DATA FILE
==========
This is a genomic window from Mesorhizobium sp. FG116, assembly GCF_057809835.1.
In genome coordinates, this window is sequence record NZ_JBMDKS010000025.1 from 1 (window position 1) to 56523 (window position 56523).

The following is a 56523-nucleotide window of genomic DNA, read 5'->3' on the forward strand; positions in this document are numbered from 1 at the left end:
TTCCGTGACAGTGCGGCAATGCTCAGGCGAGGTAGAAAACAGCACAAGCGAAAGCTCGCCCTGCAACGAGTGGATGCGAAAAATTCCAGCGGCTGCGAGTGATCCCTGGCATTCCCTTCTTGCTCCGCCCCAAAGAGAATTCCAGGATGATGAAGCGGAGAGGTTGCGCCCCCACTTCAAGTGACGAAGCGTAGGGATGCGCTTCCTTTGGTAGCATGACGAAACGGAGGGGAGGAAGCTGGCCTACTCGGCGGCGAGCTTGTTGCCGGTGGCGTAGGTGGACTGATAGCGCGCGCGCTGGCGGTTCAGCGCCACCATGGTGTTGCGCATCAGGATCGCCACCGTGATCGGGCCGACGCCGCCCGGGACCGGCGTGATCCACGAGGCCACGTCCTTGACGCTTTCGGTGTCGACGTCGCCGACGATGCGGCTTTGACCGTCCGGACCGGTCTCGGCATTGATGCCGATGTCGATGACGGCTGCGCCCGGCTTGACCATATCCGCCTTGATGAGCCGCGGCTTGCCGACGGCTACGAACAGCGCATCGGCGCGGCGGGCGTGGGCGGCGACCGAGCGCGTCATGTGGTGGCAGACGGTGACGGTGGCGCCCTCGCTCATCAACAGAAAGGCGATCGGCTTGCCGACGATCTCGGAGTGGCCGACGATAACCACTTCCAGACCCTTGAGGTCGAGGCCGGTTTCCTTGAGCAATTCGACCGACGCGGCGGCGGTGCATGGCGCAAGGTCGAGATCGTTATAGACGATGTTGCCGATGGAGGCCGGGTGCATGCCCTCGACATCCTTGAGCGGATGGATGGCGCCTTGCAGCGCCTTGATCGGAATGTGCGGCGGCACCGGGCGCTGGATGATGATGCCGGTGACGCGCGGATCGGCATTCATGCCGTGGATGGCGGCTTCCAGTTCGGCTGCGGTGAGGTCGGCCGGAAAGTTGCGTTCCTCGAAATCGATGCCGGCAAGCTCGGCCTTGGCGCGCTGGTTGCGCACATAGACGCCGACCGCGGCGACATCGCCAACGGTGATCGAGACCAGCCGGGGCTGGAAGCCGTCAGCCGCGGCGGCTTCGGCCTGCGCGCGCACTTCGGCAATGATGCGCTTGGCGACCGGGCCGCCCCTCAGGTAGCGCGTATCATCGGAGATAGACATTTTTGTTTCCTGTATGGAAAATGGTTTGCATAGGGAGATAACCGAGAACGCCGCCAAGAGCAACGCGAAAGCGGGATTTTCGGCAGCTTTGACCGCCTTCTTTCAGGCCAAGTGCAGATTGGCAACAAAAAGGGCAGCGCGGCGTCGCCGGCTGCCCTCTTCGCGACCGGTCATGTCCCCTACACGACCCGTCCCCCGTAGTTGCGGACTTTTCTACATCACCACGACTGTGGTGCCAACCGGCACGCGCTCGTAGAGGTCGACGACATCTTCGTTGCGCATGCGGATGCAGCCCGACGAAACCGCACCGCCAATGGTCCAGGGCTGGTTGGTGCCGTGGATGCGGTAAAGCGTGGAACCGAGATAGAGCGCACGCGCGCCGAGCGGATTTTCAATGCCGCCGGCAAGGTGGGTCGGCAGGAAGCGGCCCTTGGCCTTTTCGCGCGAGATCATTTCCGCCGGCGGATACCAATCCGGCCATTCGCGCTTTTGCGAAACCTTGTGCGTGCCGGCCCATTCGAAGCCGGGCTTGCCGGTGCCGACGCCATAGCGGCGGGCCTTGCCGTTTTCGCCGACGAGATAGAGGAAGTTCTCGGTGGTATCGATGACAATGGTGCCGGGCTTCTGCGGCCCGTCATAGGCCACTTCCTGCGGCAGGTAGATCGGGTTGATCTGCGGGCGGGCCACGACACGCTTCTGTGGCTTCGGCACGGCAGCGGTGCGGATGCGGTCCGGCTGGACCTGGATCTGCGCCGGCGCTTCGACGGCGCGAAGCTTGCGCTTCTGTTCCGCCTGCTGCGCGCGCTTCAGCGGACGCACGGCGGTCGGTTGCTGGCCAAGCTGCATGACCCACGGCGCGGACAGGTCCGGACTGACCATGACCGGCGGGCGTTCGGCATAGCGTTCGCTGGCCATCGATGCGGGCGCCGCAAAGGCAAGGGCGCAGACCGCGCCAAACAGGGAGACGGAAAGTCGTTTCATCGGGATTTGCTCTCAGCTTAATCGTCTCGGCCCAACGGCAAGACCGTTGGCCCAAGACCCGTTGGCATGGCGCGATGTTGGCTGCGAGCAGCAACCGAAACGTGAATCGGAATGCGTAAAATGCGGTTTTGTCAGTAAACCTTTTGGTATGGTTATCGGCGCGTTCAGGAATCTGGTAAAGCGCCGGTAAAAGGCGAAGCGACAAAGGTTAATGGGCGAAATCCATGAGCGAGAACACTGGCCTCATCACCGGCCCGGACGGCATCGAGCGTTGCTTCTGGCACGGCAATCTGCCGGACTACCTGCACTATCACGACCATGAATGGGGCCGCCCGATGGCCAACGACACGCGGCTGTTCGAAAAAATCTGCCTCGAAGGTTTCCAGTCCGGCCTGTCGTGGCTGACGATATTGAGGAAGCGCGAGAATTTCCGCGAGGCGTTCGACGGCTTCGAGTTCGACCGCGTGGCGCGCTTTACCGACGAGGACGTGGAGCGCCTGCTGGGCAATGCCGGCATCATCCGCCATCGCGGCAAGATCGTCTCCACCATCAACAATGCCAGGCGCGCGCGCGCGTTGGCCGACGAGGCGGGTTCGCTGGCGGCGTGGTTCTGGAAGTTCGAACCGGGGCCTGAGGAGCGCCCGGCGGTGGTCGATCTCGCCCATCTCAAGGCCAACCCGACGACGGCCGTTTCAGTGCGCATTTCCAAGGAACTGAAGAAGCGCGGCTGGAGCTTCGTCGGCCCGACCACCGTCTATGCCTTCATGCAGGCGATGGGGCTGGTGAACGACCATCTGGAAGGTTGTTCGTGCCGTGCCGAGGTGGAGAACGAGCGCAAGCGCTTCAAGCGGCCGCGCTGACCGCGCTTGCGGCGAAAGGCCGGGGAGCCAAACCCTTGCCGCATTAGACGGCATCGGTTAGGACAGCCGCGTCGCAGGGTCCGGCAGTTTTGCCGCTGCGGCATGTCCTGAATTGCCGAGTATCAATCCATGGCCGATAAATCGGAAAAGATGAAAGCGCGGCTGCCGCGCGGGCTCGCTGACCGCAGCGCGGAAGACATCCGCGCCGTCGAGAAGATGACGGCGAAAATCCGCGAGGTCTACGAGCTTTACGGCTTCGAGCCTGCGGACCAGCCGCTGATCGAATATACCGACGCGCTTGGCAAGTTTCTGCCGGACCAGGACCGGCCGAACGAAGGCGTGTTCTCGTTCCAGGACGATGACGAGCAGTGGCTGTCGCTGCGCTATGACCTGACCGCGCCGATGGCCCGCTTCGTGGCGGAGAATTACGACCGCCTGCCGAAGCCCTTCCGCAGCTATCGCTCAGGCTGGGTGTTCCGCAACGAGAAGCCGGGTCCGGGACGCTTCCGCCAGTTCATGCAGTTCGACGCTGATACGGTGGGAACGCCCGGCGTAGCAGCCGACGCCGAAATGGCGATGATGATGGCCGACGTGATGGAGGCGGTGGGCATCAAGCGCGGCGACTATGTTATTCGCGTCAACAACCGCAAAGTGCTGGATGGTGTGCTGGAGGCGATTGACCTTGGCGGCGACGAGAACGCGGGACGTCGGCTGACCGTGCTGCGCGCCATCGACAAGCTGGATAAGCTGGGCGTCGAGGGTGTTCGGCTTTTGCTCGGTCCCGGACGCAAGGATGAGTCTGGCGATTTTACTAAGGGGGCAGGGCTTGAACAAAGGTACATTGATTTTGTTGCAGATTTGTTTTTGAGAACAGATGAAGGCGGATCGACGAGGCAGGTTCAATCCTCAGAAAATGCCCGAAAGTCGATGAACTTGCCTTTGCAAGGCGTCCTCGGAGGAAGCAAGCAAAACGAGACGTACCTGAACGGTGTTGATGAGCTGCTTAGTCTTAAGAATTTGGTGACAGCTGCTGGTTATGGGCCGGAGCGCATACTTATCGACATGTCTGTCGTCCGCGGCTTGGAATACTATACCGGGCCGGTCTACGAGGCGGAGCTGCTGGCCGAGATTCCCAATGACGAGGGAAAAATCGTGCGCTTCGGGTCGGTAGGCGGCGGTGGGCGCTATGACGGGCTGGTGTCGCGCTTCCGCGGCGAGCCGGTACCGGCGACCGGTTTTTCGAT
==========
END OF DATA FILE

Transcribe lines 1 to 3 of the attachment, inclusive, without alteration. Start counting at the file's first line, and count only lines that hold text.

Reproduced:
This is a genomic window from Mesorhizobium sp. FG116, assembly GCF_057809835.1.
In genome coordinates, this window is sequence record NZ_JBMDKS010000025.1 from 1 (window position 1) to 56523 (window position 56523).

The following is a 56523-nucleotide window of genomic DNA, read 5'->3' on the forward strand; positions in this document are numbered from 1 at the left end: